The latest case, involving family business Pimlico Plumbers, made headline news in February.
Mr Smith was referred to as a "self-employed operative" in his contract with Pimlico Plumbers. His contract also included various terms about how he should provide his service as a plumber, including that he was responsible for his own taxes and had to provide his own equipment and materials.
Mr Smith decided his own working hours, and Pimlico Plumbers had no obligation to provide work on any particular day. He had discretion whether to negotiate on price, he covered substantial costs of materials himself and he provided his own protective clothing.
When Mr Smith's contract was brought to an end by Pimlico Plumbers following a heart attack that he suffered in January 2011, the court was tasked with determining whether he was genuinely a self-employed contractor, or whether he was a 'worker' (with the limited employment rights that go with that status).
Despite some of the provisions in his contract (and some of the working practices) having been designed to try to secure self-employed status, the court determined that Mr Smith was indeed a worker, and was not self-employed. As such, he enjoyed certain employment rights which Pimlico Plumbers had tried, through the structure of the arrangement, to avoid.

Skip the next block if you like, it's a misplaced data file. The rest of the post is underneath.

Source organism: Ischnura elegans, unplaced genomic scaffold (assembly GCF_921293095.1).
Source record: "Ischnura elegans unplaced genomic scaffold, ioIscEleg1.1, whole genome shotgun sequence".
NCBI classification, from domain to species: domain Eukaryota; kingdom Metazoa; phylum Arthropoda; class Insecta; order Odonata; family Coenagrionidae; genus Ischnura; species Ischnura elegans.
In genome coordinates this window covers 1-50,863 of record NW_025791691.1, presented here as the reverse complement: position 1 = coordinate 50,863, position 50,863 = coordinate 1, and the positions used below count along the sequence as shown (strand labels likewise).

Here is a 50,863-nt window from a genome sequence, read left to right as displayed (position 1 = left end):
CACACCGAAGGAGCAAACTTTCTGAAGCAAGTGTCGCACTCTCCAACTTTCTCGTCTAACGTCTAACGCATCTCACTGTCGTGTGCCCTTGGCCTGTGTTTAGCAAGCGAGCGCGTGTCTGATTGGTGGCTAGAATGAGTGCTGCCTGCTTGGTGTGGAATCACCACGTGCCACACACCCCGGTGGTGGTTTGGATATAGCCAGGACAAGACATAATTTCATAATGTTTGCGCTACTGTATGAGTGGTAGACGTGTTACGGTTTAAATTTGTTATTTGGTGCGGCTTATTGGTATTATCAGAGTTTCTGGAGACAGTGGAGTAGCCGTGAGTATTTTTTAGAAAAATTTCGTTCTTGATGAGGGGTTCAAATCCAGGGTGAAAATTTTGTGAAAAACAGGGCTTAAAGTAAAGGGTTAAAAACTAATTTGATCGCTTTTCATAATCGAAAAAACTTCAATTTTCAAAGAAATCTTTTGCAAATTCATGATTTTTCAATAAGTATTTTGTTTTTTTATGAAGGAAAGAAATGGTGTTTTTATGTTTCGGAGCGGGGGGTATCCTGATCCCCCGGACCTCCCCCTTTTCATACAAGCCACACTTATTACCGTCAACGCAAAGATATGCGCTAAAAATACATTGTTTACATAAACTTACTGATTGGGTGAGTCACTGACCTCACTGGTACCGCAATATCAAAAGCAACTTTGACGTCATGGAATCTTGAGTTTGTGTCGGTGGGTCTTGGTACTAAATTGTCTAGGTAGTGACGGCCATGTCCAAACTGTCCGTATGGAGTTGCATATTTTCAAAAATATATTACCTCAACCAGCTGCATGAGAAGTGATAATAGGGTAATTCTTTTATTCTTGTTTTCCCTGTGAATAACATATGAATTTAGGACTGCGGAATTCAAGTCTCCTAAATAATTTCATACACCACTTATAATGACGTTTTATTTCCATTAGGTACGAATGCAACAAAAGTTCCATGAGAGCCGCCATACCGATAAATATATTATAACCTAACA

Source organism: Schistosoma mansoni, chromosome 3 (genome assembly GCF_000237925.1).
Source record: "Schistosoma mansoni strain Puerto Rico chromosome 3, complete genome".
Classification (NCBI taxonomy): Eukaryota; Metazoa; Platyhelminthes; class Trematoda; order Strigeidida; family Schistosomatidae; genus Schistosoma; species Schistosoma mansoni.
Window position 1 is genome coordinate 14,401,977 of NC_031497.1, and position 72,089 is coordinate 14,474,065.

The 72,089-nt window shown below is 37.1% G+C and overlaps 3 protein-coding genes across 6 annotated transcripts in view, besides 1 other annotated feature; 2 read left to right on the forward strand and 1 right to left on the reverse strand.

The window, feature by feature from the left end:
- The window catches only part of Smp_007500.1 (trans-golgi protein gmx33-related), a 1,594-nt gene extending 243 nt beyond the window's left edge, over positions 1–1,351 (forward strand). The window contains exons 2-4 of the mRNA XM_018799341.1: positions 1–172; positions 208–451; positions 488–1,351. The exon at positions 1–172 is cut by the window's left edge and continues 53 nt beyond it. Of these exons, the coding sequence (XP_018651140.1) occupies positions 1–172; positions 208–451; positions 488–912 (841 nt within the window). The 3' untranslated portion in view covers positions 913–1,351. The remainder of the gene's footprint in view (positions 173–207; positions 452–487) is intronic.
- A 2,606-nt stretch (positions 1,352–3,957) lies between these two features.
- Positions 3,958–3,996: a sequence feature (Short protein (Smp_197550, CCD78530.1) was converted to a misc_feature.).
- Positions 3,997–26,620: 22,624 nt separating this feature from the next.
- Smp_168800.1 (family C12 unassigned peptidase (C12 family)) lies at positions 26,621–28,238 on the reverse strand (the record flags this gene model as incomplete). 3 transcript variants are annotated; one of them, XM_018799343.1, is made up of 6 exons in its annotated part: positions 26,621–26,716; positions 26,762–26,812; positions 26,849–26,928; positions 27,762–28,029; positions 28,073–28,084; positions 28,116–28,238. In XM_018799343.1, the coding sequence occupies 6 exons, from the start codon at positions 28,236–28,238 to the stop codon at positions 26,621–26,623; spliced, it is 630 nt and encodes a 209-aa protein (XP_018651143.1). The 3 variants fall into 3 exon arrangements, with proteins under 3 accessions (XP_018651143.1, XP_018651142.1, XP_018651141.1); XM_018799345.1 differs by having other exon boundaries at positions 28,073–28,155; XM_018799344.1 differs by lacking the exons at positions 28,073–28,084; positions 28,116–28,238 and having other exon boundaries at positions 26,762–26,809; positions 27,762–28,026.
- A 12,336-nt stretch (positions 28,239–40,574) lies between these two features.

Despite the series of recent cases in which individuals have been found to be workers, even though their contracts stated that they were self-employed contractors, there is still scope for the self-employment contractor model to operate without engaging either employee or worker status.
We appreciate that the self-employed contractor model can be particularly attractive for family businesses, especially in the early days when your business is just starting to grow. Care must be taken, however, to ensure that the individuals providing the services genuinely meet all of the necessary criteria (such as exercising a genuine right of substitution).
If your family business uses self-employed contractors, you should review not only your written agreements with contractors, but also their working practices around aspects like substitute workers, and how much control your business has over how the contractor provides their services. The recent case law is making it more clear than ever that the courts will pay attention to 'substance' of the relationship, as well as the form which it takes in the contract.